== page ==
Printer Friendly
The Free Library
22,725,466 articles and books

Hill, Laban Carrick. A brush with Napoleon; an encounter with Jacques-Louis David.

HILL, Laban Carrick. A brush with Napoleon; an encounter with Jacques-Louis David Jacques-Louis David (August 30, 1748 – December 29 1825) was a highly influential French painter in the Neoclassical style, considered to be the prominent painter of the era. . (Art Encounter.) Watson-Guptill. 161p. c2007. 0-8230-0417-1. $16.95. JS

Except for the most avid student of art history, this will be a hard sell. But it does have a good story around the art history. The main character is Jean, a poor soldier (Zool.) the friar bird.

See also: Poor
 in Napoleon's army, an orphan. The story begins in a military campaign, with Jean injured in a battle in Austria and then taken back to Paris to recover. Attending him is the lovely, kind-hearted daughter of a physician; after he gets better, he stays in the military hospital as an orderly, working alongside Michelle. So, we have a lot of action, blood, gore, and even romance before the art history aspect of the story begins.

Jean is a gifted artist who had a chance to work on engravings for the military in the Egyptian campaign, winning the attention of an influential baron. In Paris, at the hospital, Jean meets Napoleon himself when the First Consul First Consul (French: Premier Consul) was a title used by Napoleon Bonaparte following his seizure of power in France.

Originally, three equal Consuls
 visits the wounded to award medals. With Napoleon is the famous painter Jacques-Louis David, who has the responsibility of "selling" Napoleon to the people as a visionary leader, a conqueror. Jean becomes a part of David's workshop at the Louvre Louvre (l`vrə), foremost French museum of art, located in Paris. The building was a royal fortress and palace built by Philip II in the late 12th cent.  as a team of artists work on the painting of Napoleon riding a rearing horse, leading his troops across the Alps. The painting is Bonaparte Crossing the Alps Bonaparte Crossing the Alps (also called Napoleon Crossing the Alps, despite the existence of another painting with that name) is an 1848–1850[2] oil-on-canvas portrait by French artist Paul Delaroche.  at Saint Bernard Saint Bernard, two Alpine passes
Saint Bernard, two Alpine passes, both used since antiquity. The

Great Saint Bernard (alt. 8,110 ft/2,472 m), on the Italian-Swiss border, links Valais canton, Switzerland, with Valle d'Aosta, Italy.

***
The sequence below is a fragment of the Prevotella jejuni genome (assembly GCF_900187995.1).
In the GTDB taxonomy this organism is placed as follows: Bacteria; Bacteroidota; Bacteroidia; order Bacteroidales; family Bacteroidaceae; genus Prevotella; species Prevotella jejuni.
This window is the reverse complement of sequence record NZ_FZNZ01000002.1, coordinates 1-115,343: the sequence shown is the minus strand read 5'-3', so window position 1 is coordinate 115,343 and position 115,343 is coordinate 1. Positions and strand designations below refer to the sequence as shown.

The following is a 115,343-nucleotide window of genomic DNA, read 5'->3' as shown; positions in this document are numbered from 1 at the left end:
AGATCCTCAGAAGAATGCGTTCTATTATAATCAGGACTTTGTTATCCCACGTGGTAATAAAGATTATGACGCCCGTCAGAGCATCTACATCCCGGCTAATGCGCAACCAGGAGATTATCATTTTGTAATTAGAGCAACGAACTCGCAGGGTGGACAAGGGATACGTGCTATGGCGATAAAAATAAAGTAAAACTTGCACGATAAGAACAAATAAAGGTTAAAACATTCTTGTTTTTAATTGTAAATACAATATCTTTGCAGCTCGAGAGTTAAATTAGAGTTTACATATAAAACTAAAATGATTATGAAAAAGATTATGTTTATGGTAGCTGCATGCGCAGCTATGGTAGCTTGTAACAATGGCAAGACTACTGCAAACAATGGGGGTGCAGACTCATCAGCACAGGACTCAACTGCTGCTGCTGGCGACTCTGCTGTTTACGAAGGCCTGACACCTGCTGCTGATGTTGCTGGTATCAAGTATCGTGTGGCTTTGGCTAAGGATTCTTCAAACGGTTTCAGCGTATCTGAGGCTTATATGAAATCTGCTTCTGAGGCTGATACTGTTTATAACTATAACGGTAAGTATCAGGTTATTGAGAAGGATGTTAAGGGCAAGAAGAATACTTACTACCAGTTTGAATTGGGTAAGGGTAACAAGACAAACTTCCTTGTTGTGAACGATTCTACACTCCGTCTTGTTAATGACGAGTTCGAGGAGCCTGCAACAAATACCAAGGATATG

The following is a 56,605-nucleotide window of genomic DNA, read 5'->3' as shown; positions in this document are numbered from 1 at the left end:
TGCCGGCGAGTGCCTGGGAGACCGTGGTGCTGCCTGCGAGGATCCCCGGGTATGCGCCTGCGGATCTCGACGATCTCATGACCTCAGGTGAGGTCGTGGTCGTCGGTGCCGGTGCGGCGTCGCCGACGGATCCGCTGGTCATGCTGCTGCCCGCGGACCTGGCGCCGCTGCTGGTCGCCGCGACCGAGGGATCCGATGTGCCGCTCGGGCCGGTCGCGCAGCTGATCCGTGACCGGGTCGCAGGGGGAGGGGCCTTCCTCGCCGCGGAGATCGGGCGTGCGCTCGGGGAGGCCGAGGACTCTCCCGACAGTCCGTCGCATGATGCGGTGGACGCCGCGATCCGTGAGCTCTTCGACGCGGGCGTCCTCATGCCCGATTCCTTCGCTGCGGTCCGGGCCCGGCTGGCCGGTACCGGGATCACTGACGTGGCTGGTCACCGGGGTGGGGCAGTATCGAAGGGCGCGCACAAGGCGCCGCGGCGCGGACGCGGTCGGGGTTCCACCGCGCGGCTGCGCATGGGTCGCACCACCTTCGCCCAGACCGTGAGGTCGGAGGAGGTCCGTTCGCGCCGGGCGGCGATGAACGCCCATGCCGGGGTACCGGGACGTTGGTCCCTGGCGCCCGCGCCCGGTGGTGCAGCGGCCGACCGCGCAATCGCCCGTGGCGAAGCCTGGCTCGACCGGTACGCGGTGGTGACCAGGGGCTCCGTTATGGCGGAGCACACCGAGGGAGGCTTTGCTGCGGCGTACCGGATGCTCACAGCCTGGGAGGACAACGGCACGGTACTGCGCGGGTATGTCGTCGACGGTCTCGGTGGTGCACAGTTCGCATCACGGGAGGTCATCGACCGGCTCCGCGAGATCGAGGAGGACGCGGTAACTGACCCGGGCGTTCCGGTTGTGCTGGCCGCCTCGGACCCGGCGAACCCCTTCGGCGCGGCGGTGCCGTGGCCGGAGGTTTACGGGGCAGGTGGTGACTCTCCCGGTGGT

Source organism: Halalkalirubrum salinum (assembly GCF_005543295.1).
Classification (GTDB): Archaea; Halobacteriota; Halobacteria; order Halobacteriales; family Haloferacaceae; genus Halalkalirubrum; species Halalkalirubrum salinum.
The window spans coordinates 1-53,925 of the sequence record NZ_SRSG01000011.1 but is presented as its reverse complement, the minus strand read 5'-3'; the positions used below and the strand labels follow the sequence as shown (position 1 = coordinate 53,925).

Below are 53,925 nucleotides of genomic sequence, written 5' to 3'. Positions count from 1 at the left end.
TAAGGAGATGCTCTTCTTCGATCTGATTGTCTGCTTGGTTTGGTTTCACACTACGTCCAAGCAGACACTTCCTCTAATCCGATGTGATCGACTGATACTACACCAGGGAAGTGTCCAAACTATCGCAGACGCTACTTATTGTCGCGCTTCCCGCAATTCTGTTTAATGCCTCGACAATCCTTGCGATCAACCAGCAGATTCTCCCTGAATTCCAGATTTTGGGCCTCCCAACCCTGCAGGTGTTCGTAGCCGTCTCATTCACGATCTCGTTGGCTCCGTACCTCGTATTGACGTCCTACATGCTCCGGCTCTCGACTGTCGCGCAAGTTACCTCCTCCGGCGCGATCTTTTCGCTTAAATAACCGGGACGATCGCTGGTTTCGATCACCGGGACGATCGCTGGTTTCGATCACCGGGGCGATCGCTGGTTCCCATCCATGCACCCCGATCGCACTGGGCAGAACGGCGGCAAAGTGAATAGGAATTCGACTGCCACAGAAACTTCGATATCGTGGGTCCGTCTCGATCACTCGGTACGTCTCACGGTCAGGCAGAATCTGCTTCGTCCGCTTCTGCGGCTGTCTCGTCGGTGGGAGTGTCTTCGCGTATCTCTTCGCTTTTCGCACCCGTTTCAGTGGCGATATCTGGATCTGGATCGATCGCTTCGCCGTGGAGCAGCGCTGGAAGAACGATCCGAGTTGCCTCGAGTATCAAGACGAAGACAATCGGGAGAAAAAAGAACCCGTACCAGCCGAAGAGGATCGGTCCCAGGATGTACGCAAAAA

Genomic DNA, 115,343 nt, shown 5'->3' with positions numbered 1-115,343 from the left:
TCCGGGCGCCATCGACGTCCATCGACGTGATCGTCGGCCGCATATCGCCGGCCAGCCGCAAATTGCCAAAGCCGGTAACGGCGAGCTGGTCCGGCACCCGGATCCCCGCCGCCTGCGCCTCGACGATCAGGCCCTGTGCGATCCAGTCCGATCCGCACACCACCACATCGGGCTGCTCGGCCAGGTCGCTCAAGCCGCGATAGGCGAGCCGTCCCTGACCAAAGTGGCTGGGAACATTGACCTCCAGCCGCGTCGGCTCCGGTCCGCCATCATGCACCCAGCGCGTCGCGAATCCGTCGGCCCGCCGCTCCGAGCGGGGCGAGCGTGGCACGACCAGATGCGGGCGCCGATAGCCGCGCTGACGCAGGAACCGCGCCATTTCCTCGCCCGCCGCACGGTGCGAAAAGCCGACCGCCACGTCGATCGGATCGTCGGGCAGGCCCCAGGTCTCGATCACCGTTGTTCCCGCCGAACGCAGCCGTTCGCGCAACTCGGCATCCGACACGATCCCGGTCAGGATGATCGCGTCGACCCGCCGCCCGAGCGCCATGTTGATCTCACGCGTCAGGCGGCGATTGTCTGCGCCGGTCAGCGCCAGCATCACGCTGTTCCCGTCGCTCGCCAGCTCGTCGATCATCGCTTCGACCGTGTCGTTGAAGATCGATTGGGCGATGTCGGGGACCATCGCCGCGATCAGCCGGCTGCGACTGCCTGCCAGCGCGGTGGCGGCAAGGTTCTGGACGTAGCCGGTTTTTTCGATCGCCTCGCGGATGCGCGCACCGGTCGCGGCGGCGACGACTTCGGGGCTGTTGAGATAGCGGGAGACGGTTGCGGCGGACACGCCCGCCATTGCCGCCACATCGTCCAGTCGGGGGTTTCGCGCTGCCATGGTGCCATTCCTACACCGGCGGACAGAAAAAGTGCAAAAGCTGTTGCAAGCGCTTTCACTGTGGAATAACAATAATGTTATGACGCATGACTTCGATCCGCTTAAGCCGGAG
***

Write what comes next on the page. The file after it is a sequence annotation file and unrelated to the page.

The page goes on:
, one of the most important representations of the Neoclassical ne·o·clas·si·cism also Ne·o·clas·si·cism  
A revival of classical aesthetics and forms, especially:
a. A revival in literature in the late 17th and 18th centuries, characterized by a regard for the classical ideals of reason, form,
 Period. (The painting is reproduced on the cover of this book.)

Themes of the book are class divisions, poverty, the horrors of war, and the role of propaganda in building empire. (It is Napoleon who said, "Truth is not half so important as what people think to be true.") Parallels can easily be drawn to modern governments and their PR machines that sell a personality, a war, or a fiscal policy. Also of interest are the details of painting itself: e.g., the blue for oils was from lapis lazuli mines in Afghanistan. Through Jean's eyes, we see Napoleon, with his facial tics, sitting restlessly at a desk in the Hall of Mirrors at Versailles; we see Napoleon planning the great boulevards of Paris; we go into the stables to witness the training of horses to ride into war. A preface informs the reader about the importance of David and Neoclassicism neoclassicism: see classicism. ; additional information is offered at the end of the story, as is a helpful time line. Hill has taken this task seriously, creating a good coming-of-age story in an exciting historical era, with careful attention to the creation of art and the role of art in society. Claire Rosser, KLIATT

J--Recommended for junior high school students. The contents are of particular interest to young adolescents and their teachers.

S--Recommended for senior high school students.
COPYRIGHT 2007 Kliatt
No portion of this article can be reproduced without the express written permission from the copyright holder.
Copyright 2007 Gale, Cengage Learning. All rights reserved.

 Reader Opinion




Article Details
Printer friendly Cite/link Email Feedback
Author:Rosser, Claire
Article Type:Book review
Date:Jan 1, 2007
Previous Article:Harmon, Michael. Skate.
Next Article:Hill, Stuart. Blade of fire.

Related Articles
Unfair to Napoleon. (Letters to the Editor).
Jacques-Louis David (1748-1825). Coronation of Empress Josephine by Napoleon I at Notre Dame de Paris, 2 December 1804 (1806-1887).
Daughters of Eve: A Cultural History of French Theater Women from the Old Regime to the Fin de Siecle.
BIBR best of 2004.
Better late than never: Ewa Lajer-Burcharth on Jacques-Louis David.
Hill, Laban Carrick. Casa Azul: an encounter with Frida Kahlo.
Chairman of NEC Corporation, Hajime Sasaki, Awarded Legion d'honneur.
Lon Po Po.
Online resources for interpreting art.

Terms of use | Copyright © 2014 Farlex, Inc. | Feedback | For webmasters